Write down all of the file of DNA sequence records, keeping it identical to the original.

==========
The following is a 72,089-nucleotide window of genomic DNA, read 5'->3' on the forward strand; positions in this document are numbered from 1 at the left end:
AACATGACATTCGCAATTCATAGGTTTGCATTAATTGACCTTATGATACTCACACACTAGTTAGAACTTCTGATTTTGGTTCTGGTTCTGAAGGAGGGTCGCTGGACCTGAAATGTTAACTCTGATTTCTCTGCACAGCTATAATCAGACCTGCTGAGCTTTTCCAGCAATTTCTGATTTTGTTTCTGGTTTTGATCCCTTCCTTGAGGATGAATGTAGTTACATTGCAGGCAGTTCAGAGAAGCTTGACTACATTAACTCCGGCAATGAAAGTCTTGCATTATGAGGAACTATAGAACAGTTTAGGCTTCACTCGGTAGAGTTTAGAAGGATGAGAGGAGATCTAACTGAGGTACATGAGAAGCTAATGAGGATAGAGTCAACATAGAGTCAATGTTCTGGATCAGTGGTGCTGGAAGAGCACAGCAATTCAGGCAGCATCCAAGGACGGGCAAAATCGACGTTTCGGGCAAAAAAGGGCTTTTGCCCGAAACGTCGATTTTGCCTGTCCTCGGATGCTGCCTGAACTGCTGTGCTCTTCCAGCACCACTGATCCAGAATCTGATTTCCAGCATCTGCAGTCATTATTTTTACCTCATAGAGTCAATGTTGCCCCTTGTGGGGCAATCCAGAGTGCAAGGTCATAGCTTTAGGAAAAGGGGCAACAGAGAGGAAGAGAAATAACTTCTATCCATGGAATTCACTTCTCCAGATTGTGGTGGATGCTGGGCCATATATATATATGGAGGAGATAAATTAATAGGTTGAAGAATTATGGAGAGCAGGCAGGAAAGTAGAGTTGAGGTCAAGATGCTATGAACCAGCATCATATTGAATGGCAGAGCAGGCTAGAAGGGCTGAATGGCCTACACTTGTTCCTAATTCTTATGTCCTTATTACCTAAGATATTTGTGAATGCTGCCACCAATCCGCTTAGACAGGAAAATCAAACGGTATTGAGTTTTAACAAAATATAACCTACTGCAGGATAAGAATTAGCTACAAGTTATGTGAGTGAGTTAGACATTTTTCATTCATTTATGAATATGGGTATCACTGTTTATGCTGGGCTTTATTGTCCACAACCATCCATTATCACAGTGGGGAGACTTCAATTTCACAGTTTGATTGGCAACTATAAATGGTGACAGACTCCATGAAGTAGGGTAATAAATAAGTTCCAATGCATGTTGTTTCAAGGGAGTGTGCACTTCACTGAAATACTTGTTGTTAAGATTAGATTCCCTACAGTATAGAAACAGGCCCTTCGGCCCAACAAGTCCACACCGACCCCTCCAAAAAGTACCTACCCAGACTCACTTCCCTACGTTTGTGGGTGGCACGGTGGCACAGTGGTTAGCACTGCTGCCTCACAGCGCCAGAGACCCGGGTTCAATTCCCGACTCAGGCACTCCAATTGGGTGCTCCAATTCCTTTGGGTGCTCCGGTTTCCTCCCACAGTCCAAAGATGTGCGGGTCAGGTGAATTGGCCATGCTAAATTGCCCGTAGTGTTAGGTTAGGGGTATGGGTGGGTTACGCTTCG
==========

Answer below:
The following is a 72,089-nucleotide window of genomic DNA, read 5'->3' on the forward strand; positions in this document are numbered from 1 at the left end:
AACATGACATTCGCAATTCATAGGTTTGCATTAATTGACCTTATGATACTCACACACTAGTTAGAACTTCTGATTTTGGTTCTGGTTCTGAAGGAGGGTCGCTGGACCTGAAATGTTAACTCTGATTTCTCTGCACAGCTATAATCAGACCTGCTGAGCTTTTCCAGCAATTTCTGATTTTGTTTCTGGTTTTGATCCCTTCCTTGAGGATGAATGTAGTTACATTGCAGGCAGTTCAGAGAAGCTTGACTACATTAACTCCGGCAATGAAAGTCTTGCATTATGAGGAACTATAGAACAGTTTAGGCTTCACTCGGTAGAGTTTAGAAGGATGAGAGGAGATCTAACTGAGGTACATGAGAAGCTAATGAGGATAGAGTCAACATAGAGTCAATGTTCTGGATCAGTGGTGCTGGAAGAGCACAGCAATTCAGGCAGCATCCAAGGACGGGCAAAATCGACGTTTCGGGCAAAAAAGGGCTTTTGCCCGAAACGTCGATTTTGCCTGTCCTCGGATGCTGCCTGAACTGCTGTGCTCTTCCAGCACCACTGATCCAGAATCTGATTTCCAGCATCTGCAGTCATTATTTTTACCTCATAGAGTCAATGTTGCCCCTTGTGGGGCAATCCAGAGTGCAAGGTCATAGCTTTAGGAAAAGGGGCAACAGAGAGGAAGAGAAATAACTTCTATCCATGGAATTCACTTCTCCAGATTGTGGTGGATGCTGGGCCATATATATATATGGAGGAGATAAATTAATAGGTTGAAGAATTATGGAGAGCAGGCAGGAAAGTAGAGTTGAGGTCAAGATGCTATGAACCAGCATCATATTGAATGGCAGAGCAGGCTAGAAGGGCTGAATGGCCTACACTTGTTCCTAATTCTTATGTCCTTATTACCTAAGATATTTGTGAATGCTGCCACCAATCCGCTTAGACAGGAAAATCAAACGGTATTGAGTTTTAACAAAATATAACCTACTGCAGGATAAGAATTAGCTACAAGTTATGTGAGTGAGTTAGACATTTTTCATTCATTTATGAATATGGGTATCACTGTTTATGCTGGGCTTTATTGTCCACAACCATCCATTATCACAGTGGGGAGACTTCAATTTCACAGTTTGATTGGCAACTATAAATGGTGACAGACTCCATGAAGTAGGGTAATAAATAAGTTCCAATGCATGTTGTTTCAAGGGAGTGTGCACTTCACTGAAATACTTGTTGTTAAGATTAGATTCCCTACAGTATAGAAACAGGCCCTTCGGCCCAACAAGTCCACACCGACCCCTCCAAAAAGTACCTACCCAGACTCACTTCCCTACGTTTGTGGGTGGCACGGTGGCACAGTGGTTAGCACTGCTGCCTCACAGCGCCAGAGACCCGGGTTCAATTCCCGACTCAGGCACTCCAATTGGGTGCTCCAATTCCTTTGGGTGCTCCGGTTTCCTCCCACAGTCCAAAGATGTGCGGGTCAGGTGAATTGGCCATGCTAAATTGCCCGTAGTGTTAGGTTAGGGGTATGGGTGGGTTACGCTTCG